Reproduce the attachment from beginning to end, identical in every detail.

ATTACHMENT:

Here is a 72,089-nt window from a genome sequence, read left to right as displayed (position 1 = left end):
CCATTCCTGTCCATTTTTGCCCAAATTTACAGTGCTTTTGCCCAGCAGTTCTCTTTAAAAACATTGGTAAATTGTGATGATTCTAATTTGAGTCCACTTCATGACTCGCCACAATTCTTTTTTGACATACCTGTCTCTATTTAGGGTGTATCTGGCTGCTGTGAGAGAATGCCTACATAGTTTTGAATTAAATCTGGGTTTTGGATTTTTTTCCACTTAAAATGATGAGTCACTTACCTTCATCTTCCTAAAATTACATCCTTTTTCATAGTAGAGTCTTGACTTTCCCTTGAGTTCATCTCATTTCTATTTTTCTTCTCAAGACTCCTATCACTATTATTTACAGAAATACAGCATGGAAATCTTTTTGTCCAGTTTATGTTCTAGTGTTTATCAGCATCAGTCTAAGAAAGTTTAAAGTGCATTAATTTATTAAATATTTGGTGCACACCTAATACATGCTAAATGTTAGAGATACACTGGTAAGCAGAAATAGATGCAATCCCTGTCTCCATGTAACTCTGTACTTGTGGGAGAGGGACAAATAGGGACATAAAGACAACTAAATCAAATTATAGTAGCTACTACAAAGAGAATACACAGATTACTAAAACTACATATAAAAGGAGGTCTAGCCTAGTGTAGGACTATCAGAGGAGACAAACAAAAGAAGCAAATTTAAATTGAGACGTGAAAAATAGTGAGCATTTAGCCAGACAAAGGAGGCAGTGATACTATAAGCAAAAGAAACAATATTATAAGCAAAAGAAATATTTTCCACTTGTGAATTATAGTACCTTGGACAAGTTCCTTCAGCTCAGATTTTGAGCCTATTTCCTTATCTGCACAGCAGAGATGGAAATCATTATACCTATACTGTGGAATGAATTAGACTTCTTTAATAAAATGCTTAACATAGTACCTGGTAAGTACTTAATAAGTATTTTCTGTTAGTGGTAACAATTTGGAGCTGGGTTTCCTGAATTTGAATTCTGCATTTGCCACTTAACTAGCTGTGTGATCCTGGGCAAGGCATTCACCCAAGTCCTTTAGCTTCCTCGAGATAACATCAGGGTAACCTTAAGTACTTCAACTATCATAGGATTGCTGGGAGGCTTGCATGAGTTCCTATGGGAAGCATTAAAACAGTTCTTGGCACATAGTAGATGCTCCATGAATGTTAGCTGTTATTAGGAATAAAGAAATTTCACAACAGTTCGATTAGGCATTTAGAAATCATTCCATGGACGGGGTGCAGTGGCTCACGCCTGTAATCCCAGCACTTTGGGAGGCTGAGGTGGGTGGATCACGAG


Here is a 72,089-nt window from a genome sequence, read left to right as displayed (position 1 = left end):
CCATTCCTGTCCATTTTTGCCCAAATTTACAGTGCTTTTGCCCAGCAGTTCTCTTTAAAAACATTGGTAAATTGTGATGATTCTAATTTGAGTCCACTTCATGACTCGCCACAATTCTTTTTTGACATACCTGTCTCTATTTAGGGTGTATCTGGCTGCTGTGAGAGAATGCCTACATAGTTTTGAATTAAATCTGGGTTTTGGATTTTTTTCCACTTAAAATGATGAGTCACTTACCTTCATCTTCCTAAAATTACATCCTTTTTCATAGTAGAGTCTTGACTTTCCCTTGAGTTCATCTCATTTCTATTTTTCTTCTCAAGACTCCTATCACTATTATTTACAGAAATACAGCATGGAAATCTTTTTGTCCAGTTTATGTTCTAGTGTTTATCAGCATCAGTCTAAGAAAGTTTAAAGTGCATTAATTTATTAAATATTTGGTGCACACCTAATACATGCTAAATGTTAGAGATACACTGGTAAGCAGAAATAGATGCAATCCCTGTCTCCATGTAACTCTGTACTTGTGGGAGAGGGACAAATAGGGACATAAAGACAACTAAATCAAATTATAGTAGCTACTACAAAGAGAATACACAGATTACTAAAACTACATATAAAAGGAGGTCTAGCCTAGTGTAGGACTATCAGAGGAGACAAACAAAAGAAGCAAATTTAAATTGAGACGTGAAAAATAGTGAGCATTTAGCCAGACAAAGGAGGCAGTGATACTATAAGCAAAAGAAACAATATTATAAGCAAAAGAAATATTTTCCACTTGTGAATTATAGTACCTTGGACAAGTTCCTTCAGCTCAGATTTTGAGCCTATTTCCTTATCTGCACAGCAGAGATGGAAATCATTATACCTATACTGTGGAATGAATTAGACTTCTTTAATAAAATGCTTAACATAGTACCTGGTAAGTACTTAATAAGTATTTTCTGTTAGTGGTAACAATTTGGAGCTGGGTTTCCTGAATTTGAATTCTGCATTTGCCACTTAACTAGCTGTGTGATCCTGGGCAAGGCATTCACCCAAGTCCTTTAGCTTCCTCGAGATAACATCAGGGTAACCTTAAGTACTTCAACTATCATAGGATTGCTGGGAGGCTTGCATGAGTTCCTATGGGAAGCATTAAAACAGTTCTTGGCACATAGTAGATGCTCCATGAATGTTAGCTGTTATTAGGAATAAAGAAATTTCACAACAGTTCGATTAGGCATTTAGAAATCATTCCATGGACGGGGTGCAGTGGCTCACGCCTGTAATCCCAGCACTTTGGGAGGCTGAGGTGGGTGGATCACGAG